Brutal amounts of toxic, carcinogenic substances get into our bodies when we burn waste
Huge amounts of harmful substances that endanger our health are released into the air during the illegal incineration of household waste at home. This was stated in a study published in the scientific journal Atmospheric Chemistry and Physics, which describes the research results of the University of Pannonia at the head of an international consortium.
Domestic incineration of waste is banned in the European Union and since it is strictly enforced in most countries, no serious research has been carried out on the harmful substances released into the air during such incineration. This space was filled by the new research of Hungarian scientists, supported by the European Union. They burned waste that is often thrown into the fire by Hungarians, such as PET bottles, tires, packaging materials, PVC floor pieces, mixed combination of textiles and chipboard in a cast iron stove as well as firewood as a reference. During the combustion, the researchers measured how much and how toxic air pollutant enters the air.
To illustrate the dangers of household waste incineration, the researchers compared its effects to wood burning. (Burning wood even in itself releases significant amounts of harmful substances into the air.) It has been shown that when waste is burned in household burners, much more harmful particles (PM10) and much more toxic, carcinogenic chemicals are released into the air than when burning firewood.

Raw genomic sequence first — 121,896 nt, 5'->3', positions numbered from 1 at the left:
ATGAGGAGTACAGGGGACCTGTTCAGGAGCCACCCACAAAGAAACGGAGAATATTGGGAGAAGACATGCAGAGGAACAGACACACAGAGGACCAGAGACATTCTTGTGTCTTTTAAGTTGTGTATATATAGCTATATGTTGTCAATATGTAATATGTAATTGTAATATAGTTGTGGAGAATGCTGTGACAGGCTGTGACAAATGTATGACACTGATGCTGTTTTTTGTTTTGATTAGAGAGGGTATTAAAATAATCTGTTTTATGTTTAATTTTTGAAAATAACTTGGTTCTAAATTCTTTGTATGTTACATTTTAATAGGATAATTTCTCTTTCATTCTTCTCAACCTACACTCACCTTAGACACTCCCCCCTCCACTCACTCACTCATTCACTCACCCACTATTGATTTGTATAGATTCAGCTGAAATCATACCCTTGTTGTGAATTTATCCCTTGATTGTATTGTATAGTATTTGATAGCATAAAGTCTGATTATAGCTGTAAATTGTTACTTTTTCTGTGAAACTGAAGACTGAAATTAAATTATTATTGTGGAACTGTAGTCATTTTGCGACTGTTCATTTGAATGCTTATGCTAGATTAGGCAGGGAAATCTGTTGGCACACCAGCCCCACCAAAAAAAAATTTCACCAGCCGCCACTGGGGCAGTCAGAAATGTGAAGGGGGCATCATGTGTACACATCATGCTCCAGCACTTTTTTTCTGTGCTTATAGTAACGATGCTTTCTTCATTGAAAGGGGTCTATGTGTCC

It has been found that the incineration of plastic wastes (such as PET bottles, polyfoam or clothing) releases 100 to 700 times and even thousands of times (!) More toxic polycyclic aromatic hydrocarbons (PAHs) into the air compared to the emissions from wood burning. PAHs are among the most dangerous combustion products for health, they are carcinogenic, they also damage the hereditary material of cells. The incineration of species-like waste (paper, particle board, fiberboard, furniture) should also be avoided, as the air pollutants they emit are about thirty (!) more carcinogenic than by burning dry firewood.
András Gelencsér, Corresponding Member of the Hungarian Academy of Sciences, Head of the Air Chemistry Research Group of the Hungarian Academy of Sciences at the Pannon University and the professional leader of the research said the Clean Air Action Group that their research will be extended to the contribution of toxic substances from municipal waste incineration to local air pollution in each settlement. It can be stated even based on the current results that immediate substantive measures must be taken to eliminate municipal waste incineration.
Katalin Tarr, head of the Environmental Advisory Office of the Clean Air Action Group, said their office receives thousands of complaints a year from residents suffering from toxic fumes from waste incineration. “We always try to help them with advice, but that is far from enough. This research also confirmed the importance of eliminating household waste incineration. This requires raising public awareness, helping people living in energy poverty, ensuring that household waste and rubbish is disposed of in a user-friendly way, and last but not least, strengthening the authorities dealing with offenders.” The Air Working Group prepared a summary of the study in English in Hungarian.